1) You can afford it.
One of the biggest misconceptions most of us have about the opera is that it is expensive. Honestly, elaborate productions with stunning sets, delicately crafted costumes, imaginative lighting, created by an all star team of creative individuals and performed by musicians who have dedicated their lives to producing the most beautiful sounds possible… things can get quite pricy on the production end. Fortunately as an audience member, you can see this all for the price of a couple of cocktails. Become a Boston Lyric Opera PRIMA member for free and get $35 tickets to any and all shows. Too much for you? Try one of their free outreach concerts. Boston Opera Collaborative, Opera Hub, and Opera on Tap also regularly produce shows that are free and open to the public.
2) Support local artists.
That’s right, your ticket prices go to supporting jobs for Bostonians. In addition to the orchestra and the singers onstage, there are stage managers, production managers, rigging, sound, lighting, costume, technical directors, and each of these departments have sub-categories. Check out our recent blog post “we live among you.”
We all have heard the benefits of powering down for a short time every day, but it is becoming increasingly difficult. Try turning off your phone for a few hours to tune into epic story lines and beautiful music. Performing un-amplified, singers and instrumentalists are unplugged as well.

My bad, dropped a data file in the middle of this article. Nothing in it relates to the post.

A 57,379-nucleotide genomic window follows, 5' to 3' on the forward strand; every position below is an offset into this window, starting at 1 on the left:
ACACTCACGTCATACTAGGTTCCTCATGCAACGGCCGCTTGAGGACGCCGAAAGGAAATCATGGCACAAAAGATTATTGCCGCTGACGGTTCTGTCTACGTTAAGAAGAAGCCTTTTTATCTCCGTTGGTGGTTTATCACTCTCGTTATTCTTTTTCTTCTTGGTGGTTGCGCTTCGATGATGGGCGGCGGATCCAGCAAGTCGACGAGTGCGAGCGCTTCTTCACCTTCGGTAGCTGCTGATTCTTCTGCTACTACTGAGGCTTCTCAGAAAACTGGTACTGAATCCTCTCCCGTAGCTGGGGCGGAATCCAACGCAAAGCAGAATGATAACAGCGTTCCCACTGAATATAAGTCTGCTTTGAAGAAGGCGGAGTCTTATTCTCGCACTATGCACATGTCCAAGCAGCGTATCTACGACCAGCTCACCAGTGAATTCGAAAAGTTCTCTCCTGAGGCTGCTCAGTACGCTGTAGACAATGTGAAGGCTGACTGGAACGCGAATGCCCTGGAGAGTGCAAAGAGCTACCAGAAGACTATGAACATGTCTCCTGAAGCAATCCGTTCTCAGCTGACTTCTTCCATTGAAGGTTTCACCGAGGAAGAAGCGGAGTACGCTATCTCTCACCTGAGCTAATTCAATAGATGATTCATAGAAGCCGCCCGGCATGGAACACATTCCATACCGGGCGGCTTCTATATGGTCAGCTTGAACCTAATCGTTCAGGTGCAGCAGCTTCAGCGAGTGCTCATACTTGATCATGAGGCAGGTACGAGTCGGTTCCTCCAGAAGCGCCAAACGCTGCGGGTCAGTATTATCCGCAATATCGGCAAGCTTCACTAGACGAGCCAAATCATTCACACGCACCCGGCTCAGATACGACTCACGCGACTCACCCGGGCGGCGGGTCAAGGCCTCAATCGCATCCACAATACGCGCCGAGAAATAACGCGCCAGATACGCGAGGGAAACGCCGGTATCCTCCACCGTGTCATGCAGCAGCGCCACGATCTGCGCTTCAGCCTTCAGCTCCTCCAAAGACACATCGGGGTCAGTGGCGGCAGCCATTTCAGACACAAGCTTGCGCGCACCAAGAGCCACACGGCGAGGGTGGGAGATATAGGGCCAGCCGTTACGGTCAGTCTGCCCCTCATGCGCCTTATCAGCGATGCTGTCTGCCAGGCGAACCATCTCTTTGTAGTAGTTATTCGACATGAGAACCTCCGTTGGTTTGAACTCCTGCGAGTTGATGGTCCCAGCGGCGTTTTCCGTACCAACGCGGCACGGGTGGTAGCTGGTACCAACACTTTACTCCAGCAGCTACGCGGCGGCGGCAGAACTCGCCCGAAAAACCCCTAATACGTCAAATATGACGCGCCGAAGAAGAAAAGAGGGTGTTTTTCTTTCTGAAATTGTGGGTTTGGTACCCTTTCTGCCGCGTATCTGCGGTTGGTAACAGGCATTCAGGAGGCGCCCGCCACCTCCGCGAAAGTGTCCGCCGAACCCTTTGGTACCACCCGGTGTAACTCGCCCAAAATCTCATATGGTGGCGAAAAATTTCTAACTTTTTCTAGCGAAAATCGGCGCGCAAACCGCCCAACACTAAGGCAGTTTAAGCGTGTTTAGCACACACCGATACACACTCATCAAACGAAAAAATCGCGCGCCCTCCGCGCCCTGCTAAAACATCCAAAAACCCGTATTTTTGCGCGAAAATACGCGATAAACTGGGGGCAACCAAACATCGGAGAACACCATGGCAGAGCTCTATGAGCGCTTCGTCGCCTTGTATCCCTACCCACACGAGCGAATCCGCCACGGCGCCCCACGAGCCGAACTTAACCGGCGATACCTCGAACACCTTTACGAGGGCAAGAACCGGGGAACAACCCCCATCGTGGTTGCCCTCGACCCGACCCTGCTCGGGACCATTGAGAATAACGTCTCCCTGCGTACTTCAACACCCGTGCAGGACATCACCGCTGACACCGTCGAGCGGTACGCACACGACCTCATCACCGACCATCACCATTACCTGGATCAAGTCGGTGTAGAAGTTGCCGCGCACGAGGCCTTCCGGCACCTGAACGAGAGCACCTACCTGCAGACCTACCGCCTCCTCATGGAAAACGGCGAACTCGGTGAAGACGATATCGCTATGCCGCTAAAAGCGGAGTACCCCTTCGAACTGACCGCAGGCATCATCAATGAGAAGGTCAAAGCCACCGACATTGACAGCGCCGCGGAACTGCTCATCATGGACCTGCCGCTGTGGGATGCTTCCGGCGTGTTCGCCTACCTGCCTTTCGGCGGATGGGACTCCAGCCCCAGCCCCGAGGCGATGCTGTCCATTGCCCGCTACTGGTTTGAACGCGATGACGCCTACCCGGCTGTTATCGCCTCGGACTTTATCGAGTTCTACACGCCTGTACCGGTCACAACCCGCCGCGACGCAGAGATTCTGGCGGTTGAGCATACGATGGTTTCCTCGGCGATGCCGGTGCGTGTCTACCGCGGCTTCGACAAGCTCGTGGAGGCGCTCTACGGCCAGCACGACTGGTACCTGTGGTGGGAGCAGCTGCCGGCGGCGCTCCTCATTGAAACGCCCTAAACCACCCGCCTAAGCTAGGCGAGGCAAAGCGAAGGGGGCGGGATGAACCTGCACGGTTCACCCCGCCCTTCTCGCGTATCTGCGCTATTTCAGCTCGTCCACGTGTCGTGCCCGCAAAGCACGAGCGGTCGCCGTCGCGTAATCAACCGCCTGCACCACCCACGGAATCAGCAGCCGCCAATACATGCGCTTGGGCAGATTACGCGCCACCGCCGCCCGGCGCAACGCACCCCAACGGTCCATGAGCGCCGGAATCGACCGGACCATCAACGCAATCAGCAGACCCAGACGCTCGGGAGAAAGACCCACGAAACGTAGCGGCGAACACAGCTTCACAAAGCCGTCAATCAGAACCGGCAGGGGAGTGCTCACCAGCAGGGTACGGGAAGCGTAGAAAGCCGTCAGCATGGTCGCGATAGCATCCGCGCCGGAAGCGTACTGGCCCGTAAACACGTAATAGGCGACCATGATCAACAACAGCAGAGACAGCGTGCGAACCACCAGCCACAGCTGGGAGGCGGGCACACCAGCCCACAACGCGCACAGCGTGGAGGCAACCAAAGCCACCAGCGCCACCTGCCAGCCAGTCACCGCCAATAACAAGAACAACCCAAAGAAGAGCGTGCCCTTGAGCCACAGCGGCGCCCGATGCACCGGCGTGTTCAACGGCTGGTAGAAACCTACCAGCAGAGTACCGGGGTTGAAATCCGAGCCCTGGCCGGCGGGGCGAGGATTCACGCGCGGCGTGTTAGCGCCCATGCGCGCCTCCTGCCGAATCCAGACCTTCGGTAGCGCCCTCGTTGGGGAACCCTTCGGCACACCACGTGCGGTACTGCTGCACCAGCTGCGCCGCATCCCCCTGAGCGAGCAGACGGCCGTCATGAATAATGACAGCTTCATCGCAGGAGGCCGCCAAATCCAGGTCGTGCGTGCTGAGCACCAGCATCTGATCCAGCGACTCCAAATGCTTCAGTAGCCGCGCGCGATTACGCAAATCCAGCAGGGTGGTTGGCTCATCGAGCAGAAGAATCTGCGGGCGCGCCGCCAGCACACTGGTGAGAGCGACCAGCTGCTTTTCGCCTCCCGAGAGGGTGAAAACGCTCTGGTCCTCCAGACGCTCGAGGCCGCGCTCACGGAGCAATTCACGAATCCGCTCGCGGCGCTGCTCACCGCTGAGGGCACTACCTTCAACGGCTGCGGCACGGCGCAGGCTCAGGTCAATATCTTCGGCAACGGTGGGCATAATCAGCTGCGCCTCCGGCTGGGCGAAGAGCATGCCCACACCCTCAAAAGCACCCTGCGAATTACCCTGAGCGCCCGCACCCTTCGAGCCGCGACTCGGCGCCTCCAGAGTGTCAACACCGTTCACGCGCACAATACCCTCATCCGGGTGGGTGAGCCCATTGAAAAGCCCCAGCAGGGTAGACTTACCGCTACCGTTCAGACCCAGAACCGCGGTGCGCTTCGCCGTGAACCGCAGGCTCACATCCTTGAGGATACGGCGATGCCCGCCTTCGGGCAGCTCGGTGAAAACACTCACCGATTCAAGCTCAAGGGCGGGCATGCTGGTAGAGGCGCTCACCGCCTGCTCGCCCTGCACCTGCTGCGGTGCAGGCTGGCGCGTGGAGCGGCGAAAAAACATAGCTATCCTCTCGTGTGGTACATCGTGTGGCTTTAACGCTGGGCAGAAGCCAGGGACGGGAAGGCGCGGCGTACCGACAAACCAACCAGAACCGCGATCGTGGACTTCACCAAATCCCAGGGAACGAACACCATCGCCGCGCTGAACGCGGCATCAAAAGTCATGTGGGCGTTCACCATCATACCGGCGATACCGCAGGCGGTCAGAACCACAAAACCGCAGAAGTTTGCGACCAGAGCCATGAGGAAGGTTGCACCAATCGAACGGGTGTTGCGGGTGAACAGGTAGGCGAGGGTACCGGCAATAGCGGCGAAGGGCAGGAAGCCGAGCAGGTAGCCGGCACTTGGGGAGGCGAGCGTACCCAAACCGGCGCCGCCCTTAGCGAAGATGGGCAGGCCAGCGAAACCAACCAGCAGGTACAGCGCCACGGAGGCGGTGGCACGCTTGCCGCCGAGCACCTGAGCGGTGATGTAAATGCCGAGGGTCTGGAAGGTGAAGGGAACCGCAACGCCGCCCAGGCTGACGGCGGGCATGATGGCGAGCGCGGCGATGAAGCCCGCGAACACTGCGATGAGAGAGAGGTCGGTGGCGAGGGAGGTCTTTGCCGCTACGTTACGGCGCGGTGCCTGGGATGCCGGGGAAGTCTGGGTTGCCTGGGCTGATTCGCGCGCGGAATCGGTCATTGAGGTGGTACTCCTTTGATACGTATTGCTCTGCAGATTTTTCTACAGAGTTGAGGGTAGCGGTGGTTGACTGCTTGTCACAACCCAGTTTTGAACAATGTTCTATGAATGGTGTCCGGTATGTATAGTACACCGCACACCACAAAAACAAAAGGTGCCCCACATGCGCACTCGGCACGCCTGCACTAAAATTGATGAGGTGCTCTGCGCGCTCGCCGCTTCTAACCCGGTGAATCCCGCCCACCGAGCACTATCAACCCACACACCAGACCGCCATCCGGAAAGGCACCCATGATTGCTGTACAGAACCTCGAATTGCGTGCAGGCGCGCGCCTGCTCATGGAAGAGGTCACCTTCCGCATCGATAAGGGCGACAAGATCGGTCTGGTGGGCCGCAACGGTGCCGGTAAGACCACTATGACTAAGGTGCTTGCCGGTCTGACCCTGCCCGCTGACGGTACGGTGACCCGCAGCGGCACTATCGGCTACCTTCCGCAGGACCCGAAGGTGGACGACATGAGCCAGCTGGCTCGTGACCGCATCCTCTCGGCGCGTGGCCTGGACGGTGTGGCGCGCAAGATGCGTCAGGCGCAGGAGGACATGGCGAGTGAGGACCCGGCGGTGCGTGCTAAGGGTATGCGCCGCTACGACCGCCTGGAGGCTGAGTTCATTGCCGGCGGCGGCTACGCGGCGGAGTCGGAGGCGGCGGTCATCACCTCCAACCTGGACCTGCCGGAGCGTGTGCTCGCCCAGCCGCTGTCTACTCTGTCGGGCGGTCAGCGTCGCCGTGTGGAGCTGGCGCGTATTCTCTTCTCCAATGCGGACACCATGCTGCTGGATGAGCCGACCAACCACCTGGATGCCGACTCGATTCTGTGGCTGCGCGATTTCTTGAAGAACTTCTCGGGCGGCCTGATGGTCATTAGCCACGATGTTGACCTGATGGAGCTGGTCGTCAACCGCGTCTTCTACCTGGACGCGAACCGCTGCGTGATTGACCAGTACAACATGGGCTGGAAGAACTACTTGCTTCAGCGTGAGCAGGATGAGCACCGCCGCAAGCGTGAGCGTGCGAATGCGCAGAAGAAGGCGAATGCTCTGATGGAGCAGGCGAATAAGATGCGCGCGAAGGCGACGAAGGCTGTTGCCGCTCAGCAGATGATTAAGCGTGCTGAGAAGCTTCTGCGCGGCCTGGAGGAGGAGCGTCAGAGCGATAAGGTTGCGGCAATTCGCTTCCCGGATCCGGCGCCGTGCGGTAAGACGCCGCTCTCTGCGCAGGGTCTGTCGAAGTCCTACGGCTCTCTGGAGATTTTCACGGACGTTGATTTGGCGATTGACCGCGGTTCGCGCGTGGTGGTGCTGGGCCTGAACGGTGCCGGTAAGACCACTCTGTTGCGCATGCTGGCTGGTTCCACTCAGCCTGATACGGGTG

4) Eye Candy.
Think project runway meets Verdi. As the curtain goes up the audience gasps and bursts into applause. A team of costume and set designers has been working for months to craft a visual experience to match a sumptuous score. Richard Wagner often used the phrase Gesamtkunstwerk to describe Opera as a synthesis of the arts.
5) The Music
We at Opera on Tap like to call it “High Proof,” and nothing compares to the sound of a full professional orchestra under the baton of a highly experienced, talented and hard working conductor. Most of the time Opera on Tap brings the music to your local pub in a piano reduction, where the orchestral score has been ‘reduced’ for one player. We like to think of ourselves as a gateway to the concert hall. Whether you are aware of it or not, you have been surrounded by opera music your while life — from childhood cartoons, to airline commercials, to the imitative strains of modern film composers. It is high time you heard opera up-close and personal in all of its live glory.